In the realm of defence, the stakes are high and technology simply must not fail. It’s critical that networks are secure, high-performing and resilient – they must be built for the best but be able to cope with the worst.
A defence network requires a robust foundation that withstands attack from any angle and has inbuilt redundancy for worst case scenarios. To achieve that, multi-layered diversity is key.
In the past, many organisations thought having a main network connection and a backup was enough for network safety. Now we know it's not. If both connections come from the same physical location, same provider, or use the same technology, and something goes wrong across any one of those factors, the entire network could go down.
Years of experience of working with the Australia Defence Forces, have taught us that true multi-layered diversity means having different geographical routes to protect against physical attack, using different technology types to protect against an attack that targets a specific technology, and even being supported by different telco carriers to guard against one of the companies going down.
This multi-layered diversity ensures that even if one aspect is compromised, others remain functional, maintaining uninterrupted operations.
For defence traffic, the requirements are even more stringent. Such traffic needs to be carried on dedicated networks, completely separated from other commercial telecommunication traffic. This level of isolation is crucial to narrow the attack vectors for an attacker who might seek to monitor or disrupt.
Separation is also vital even within the organisation. The “enterprise” network – encompassing everyday communication tools like emails and calendars – must be separated from the “military” operations network. This segregation safeguards sensitive operational data from exposure to vulnerabilities that might exist in the more public-facing internet-connected enterprise network.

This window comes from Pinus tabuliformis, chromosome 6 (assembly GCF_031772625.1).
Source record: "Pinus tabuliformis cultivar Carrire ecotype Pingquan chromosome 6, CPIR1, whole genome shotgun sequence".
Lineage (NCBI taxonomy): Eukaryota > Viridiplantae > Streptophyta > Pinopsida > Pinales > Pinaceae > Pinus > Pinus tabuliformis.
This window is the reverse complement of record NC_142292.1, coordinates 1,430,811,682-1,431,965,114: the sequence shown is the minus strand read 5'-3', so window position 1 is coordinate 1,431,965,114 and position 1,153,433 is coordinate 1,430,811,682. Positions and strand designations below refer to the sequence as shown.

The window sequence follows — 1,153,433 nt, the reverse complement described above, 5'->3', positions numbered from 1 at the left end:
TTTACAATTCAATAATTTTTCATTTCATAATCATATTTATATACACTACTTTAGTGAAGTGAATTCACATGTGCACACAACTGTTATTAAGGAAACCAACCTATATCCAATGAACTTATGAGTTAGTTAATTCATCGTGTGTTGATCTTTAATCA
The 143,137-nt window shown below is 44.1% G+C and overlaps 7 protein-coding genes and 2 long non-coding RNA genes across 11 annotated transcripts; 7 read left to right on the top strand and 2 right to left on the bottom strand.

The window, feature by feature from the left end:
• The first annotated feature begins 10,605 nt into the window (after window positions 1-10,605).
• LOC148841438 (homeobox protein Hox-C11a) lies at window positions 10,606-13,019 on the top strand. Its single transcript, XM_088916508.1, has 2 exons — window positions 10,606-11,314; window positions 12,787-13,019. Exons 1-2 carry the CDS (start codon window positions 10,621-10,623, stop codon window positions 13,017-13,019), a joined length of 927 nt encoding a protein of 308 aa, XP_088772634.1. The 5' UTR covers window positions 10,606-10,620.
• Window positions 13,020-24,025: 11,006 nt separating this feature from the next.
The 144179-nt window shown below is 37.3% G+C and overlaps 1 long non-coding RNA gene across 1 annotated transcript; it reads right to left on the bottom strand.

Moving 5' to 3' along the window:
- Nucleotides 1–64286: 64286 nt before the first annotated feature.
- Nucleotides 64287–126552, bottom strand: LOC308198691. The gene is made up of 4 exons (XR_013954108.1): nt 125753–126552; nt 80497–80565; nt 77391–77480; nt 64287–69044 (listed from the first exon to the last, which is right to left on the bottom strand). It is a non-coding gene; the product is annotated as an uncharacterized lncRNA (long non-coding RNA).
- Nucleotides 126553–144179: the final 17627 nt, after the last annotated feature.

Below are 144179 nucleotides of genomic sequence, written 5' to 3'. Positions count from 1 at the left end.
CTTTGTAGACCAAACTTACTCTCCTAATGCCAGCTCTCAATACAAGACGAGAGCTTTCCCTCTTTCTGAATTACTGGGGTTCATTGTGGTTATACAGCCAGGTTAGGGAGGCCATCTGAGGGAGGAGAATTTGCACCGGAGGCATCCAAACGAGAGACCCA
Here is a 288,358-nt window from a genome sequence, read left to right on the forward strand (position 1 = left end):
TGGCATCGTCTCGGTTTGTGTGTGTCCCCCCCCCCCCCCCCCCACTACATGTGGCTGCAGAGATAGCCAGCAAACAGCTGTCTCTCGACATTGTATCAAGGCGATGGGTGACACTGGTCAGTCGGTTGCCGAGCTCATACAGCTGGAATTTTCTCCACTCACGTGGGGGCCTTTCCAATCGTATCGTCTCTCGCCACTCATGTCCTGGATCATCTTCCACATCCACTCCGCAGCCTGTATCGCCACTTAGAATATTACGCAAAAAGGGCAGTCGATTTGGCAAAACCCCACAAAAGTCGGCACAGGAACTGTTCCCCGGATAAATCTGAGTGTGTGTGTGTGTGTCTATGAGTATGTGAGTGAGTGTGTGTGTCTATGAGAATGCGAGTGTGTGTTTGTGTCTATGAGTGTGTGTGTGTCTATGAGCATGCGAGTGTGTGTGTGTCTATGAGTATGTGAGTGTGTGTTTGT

When selecting telecommunication partners to build the solution, defence organisations should prioritise providers who can support these extensive network diversity requirements.
The ideal partner is one that offers a comprehensive suite of solutions – geographical route diversity, different technology platforms, network separation and a mature capability to work with other telcos to deliver carrier diversity.
Since acquiring Nextgen Networks in 2016, Vocus has become a prime provider of secure and reliable fibre and network solutions, particularly for the Australian Commonwealth Government and the Department of Defence.
Our network spans over 25,000km of terrestrial and submarine fibre, enhanced by Vocus Satellite – Starlink LEO satellite connections, and we frequently build out new infrastructure on demand.
Our network has DISP certification, recognising that it handles sensitive communications securely. Vocus’ 100Gbps connectivity is ideal to provide transmission of intelligence and operational data across defence sites, with intercapital trunk routes the first in Australia to use 400Gbps technology.
Vocus is ideally positioned to support Defence as well as other Australian critical infrastructure, including energy, healthcare, and finance, backed by the assurance of an Australian-owned company dedicated to serving national interests.
Ryan is a seasoned telecommunications leader with more than 20 years of experience in the Australian market. He is passionate about empowering defence industry technology leaders and securely transforming their businesses.